Where: Sutter's Fort State Historic Park, 2701 L Street, Sacramento
When: Saturday, May 14
Time: Fort hours: 10 a.m. to 5 p.m.
Cannon firing demonstrations: 11:30 a.m., 1:30 p.m., 3:30 p.m.
Cost: $6.00 per adult (18 and older), $4.00 per youth (ages 6-17), free for children 5 years and under
For more information: call 916-445-4422 or visit

News release

PHOTO CREDIT: Children playing "pioneer" games at Sutter's Fort. Photo courtesy of Sutter's Fort State Historic Park.

May 9, 2011
State Library's "Food for Thought" Program for May

This month's Food for Thought program at the California State Library will include refreshments and presentations on Scottish bagpipes, Highland dancing, and early edged weaponry by performers and experts from the Caledonian Club of Sacramento. Featured in this program will be bagpipe teacher and player Chuck Jamison (a big hit at last December's Food for Thought), dancers from the McKinney School of Scottish Highland Dance, and early weapons expert Dennis Elwell. Those in attendance are encouraged to ask questions and engage these experts and performers in lively discussion.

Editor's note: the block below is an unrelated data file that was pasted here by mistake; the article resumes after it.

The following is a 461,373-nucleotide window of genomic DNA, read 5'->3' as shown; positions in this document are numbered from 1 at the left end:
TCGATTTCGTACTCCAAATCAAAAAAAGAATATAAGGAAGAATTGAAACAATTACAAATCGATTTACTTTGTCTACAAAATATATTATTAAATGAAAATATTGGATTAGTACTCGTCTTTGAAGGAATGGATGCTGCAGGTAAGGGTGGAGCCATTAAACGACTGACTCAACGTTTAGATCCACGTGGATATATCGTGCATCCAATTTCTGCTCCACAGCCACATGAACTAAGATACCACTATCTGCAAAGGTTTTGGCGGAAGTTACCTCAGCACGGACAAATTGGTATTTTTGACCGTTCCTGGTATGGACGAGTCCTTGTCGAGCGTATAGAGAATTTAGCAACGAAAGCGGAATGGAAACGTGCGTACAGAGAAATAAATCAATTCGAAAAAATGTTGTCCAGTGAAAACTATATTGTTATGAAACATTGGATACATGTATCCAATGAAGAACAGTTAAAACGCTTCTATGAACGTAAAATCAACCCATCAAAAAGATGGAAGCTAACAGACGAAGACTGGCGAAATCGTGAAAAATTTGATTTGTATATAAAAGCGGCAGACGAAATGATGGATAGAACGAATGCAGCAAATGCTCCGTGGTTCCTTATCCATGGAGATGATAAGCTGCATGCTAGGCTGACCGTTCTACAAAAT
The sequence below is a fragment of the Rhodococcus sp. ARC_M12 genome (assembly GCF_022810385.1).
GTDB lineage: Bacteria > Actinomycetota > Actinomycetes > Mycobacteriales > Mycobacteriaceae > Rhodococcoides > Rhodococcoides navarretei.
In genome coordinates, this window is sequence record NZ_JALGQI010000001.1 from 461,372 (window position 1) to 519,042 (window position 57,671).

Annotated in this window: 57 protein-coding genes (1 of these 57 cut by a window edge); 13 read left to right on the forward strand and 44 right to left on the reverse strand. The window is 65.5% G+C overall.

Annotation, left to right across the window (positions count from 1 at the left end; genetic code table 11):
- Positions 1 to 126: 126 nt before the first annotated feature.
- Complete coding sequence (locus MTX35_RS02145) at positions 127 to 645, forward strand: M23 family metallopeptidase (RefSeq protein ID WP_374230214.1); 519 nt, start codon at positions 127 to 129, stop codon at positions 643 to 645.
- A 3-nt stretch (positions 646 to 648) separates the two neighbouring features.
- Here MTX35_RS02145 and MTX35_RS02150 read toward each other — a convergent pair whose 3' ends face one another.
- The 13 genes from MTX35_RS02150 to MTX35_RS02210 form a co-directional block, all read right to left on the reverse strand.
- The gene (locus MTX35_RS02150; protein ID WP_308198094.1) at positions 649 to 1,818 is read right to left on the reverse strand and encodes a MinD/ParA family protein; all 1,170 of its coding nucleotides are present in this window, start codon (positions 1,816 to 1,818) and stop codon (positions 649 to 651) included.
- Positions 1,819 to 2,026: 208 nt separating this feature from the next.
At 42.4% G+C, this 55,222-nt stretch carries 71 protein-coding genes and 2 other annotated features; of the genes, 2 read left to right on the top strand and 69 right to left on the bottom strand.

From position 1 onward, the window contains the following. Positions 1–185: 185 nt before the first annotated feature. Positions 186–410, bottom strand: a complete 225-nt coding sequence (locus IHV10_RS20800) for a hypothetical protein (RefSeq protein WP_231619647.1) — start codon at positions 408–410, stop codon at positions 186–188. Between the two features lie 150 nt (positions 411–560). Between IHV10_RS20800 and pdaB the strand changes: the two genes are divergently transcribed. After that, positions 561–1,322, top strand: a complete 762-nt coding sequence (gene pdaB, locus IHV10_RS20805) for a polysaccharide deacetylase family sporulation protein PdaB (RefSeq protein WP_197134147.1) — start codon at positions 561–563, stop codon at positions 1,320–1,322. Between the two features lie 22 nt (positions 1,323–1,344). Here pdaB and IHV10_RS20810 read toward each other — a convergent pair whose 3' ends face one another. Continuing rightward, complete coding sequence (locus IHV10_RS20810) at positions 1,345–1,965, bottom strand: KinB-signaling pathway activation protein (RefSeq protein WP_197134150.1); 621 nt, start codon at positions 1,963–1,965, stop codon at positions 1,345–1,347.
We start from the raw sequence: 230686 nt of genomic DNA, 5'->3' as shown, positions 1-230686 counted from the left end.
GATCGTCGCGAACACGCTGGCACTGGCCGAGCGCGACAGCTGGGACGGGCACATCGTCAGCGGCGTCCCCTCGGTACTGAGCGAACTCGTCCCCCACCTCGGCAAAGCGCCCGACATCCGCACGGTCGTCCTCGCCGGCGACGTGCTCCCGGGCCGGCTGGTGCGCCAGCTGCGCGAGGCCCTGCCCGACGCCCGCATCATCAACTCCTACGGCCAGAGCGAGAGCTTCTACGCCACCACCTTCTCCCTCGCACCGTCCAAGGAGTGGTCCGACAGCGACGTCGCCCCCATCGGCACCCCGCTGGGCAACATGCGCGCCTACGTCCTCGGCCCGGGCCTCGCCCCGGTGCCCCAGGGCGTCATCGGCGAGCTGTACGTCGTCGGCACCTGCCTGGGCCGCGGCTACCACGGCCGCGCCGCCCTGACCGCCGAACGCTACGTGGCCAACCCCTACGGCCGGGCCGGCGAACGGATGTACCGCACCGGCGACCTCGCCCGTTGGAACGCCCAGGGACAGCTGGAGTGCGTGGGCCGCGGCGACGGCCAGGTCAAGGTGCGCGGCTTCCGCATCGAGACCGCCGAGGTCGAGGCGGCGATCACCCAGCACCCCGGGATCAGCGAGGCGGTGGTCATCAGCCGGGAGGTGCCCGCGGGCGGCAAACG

This upcoming Food for Thought program will take place on Wednesday, May 18 from 5:00 to 8:30 pm at the California State Library at 900 N Street in Sacramento. Doors open at 5 and the program begins at 6. Metered street parking is free after 6:00 pm, and the 8th & O light rail station is close by. Seating is limited, so please RSVP to Rebecca Ann Fontaine at 916-653-9942 or at if you plan to attend.



May 9, 2011
Old City Cemetery offers Friday the 13th twilight tours

City Cemetery.jpgThe 13th of this month happens to fall on a Friday, and what better way to spend the evening than on a twilight tour of Sacramento's historic Old City Cemetery?  Join Dr. Bob LaPerriere at the city cemetery for either of two tours (7:00 p.m. or 8:30 p.m.), and hear tales of mishaps, misfortunes, and misadventures.

What: Friday the 13th twilight tour
Where: Old City Cemetery (1000 Broadway, Sacramento, CA 95818)
When: May 13, 2011, 7:00 p.m. and 8:30 p.m.
Cost: $10.00 for adults; $5.00 for children under 12 years